This would include expanding the floor area ratio (FAR) of manufacturing lots, enabling companies to increase the size of their factories.
The report also recommended “creative economy districts” consisting of areas with a diverse mix of industrial, manufacturing, commercial and residential spaces. These districts would aim to attract light industries such as technology, media, arts and design.
New zoning rules would be implemented in these areas encouraging owners to develop their properties for industrial or manufacturing purposes and barring them from converting them into other uses.
Finally, the city would also adopt special mixed-use zoning text allowing for buildings to house both light industry and residential units.
In phone interviews with the Times Newsweekly, business leaders welcomed the City Council report as a “first step” toward preserving and growing the city’s industrial and manufacturing sectors.
“I think it opens the discussion,” said Jean Tanler of the Maspeth Industrial Business Association (MIBA), which operates the Maspeth IBZ. “It’s very encouraging that the City Council is looking at how to better serve industrial and manufacturing businesses in New York City. … I found the report very thoughtful.”
“We’re glad the mixed use designation is finally being looked at,” added Ted Renz, executive director of the Ridgewood Local Development Corporation, a key proponent of the SOMA IBZ designation. “Whether it’s condominium or rental, we’ll see. But right now, there is no mechanism in place to allow residential above manufacturing.”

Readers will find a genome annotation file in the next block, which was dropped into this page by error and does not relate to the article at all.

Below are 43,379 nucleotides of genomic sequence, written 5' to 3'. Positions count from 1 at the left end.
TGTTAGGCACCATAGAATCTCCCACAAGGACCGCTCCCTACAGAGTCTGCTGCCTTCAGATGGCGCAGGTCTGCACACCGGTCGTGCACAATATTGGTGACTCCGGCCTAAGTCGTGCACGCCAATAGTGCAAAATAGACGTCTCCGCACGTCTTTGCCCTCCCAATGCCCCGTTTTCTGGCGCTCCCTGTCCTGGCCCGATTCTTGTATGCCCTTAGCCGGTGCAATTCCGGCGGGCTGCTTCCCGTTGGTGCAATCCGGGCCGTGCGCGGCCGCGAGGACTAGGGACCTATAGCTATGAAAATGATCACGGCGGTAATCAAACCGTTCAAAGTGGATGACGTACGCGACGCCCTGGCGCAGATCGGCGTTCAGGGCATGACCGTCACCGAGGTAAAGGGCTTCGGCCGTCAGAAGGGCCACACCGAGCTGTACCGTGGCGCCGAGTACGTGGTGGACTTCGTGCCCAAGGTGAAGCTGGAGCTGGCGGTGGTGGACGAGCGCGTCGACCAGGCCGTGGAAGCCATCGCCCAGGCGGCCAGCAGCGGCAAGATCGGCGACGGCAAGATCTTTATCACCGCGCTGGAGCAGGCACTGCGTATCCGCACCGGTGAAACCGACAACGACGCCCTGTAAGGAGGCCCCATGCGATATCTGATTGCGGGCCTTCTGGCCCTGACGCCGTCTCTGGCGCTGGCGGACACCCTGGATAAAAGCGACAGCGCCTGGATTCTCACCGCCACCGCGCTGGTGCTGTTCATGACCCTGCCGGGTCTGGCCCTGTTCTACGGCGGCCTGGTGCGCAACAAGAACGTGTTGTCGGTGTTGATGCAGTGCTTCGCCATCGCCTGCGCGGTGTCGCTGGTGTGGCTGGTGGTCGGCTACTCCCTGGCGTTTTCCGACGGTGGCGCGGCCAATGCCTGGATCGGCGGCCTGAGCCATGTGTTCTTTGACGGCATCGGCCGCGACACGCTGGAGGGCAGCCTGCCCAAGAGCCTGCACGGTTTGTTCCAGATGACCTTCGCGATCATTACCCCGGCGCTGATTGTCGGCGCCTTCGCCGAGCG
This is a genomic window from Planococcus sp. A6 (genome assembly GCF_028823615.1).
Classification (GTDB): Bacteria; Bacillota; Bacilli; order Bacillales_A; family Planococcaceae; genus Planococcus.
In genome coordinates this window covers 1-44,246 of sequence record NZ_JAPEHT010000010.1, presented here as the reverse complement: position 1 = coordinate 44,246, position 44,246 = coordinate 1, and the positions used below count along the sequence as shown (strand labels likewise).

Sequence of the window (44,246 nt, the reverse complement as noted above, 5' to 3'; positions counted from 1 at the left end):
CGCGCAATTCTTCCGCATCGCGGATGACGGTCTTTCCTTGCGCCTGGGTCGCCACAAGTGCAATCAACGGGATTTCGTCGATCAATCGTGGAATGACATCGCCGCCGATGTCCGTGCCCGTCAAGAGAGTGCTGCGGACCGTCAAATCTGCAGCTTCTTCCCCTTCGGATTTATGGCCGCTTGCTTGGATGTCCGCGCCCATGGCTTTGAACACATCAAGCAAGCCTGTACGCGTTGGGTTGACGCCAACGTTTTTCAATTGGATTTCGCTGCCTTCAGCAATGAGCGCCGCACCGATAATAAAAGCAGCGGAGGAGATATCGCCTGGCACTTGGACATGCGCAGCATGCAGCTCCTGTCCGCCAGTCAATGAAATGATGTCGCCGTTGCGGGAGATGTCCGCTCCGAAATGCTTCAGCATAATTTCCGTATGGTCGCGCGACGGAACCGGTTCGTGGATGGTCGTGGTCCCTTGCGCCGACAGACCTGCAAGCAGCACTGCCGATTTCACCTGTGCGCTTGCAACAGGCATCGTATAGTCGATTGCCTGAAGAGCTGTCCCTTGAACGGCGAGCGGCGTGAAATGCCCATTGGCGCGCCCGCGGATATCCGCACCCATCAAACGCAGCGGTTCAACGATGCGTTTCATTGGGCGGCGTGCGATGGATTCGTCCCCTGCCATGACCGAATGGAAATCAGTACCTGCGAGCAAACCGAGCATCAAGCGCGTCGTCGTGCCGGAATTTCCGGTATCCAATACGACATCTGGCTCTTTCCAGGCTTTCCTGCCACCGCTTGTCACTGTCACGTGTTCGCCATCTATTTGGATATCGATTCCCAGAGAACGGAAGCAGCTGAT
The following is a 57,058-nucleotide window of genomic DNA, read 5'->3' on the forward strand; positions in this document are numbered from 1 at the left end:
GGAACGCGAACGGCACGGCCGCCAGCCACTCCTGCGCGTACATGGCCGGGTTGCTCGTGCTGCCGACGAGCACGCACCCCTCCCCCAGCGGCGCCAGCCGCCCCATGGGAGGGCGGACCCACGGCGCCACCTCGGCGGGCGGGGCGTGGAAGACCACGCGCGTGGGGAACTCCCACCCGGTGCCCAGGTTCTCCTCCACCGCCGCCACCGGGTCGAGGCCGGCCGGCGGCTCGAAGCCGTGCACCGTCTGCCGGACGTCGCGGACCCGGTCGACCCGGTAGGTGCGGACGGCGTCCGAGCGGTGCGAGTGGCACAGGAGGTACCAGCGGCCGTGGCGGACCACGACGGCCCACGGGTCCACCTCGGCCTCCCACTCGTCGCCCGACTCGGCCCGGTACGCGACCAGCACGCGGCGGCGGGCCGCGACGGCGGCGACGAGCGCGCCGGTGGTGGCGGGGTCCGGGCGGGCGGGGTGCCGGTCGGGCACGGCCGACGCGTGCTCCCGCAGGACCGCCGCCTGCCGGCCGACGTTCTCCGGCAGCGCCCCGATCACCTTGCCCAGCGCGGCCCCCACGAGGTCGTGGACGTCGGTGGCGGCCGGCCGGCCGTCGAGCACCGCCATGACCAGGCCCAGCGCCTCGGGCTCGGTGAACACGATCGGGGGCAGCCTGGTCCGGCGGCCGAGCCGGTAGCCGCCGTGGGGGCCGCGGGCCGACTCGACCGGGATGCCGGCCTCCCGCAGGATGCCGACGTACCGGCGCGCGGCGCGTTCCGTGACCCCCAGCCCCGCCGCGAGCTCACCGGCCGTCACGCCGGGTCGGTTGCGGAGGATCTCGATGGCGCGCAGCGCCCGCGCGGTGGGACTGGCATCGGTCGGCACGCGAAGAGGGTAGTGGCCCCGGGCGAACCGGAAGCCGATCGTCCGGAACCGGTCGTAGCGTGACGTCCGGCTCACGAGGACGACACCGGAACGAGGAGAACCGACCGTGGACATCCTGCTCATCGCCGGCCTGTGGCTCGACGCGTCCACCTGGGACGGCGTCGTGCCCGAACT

Tanler, however, warned that mixed-use zoning should be placed where deemed appropriate and include regulations to ensure structures are not eventually fully converted into residential use. She noted that mixed-use zoning regulations placed in Long Island City failed to preserve industrial space, as property owners eventually converted them into more profitable residential uses.
Still, “it might make sense in areas feeling real estate pressure and experiencing illegal conversions,” she added.
Mixed-use zoning, in particular, presents a unique opportunity for Ridgewood, according to RLDC President Paul Kerzner. The organization is reportedly drafting a template for City Council Members Reynoso and Elizabeth Crowley on how to properly institute mixed zoning in manufacturing areas of their districts.
Kerzner said the template would depict a five-story condominium, with the first and second floors reserved for industry and the upper three floors as residential apartments.
Establishing industrial and residential condominiums in the mixed use district, he maintained, would be the most affordable way for companies and residents to remain in the city.
“The reason why manufacturers leave is because of rising rents, and it’s the same thing on the residential end,” Kerzner said. “People are getting pushed out by higher rents. … You make it a condominium so the industrial components in these buildings will be there for as long as they want to.”
Kerzner hopes the templates would be presented to the City Planning Commission in consideration of adopting mixeduse zoning.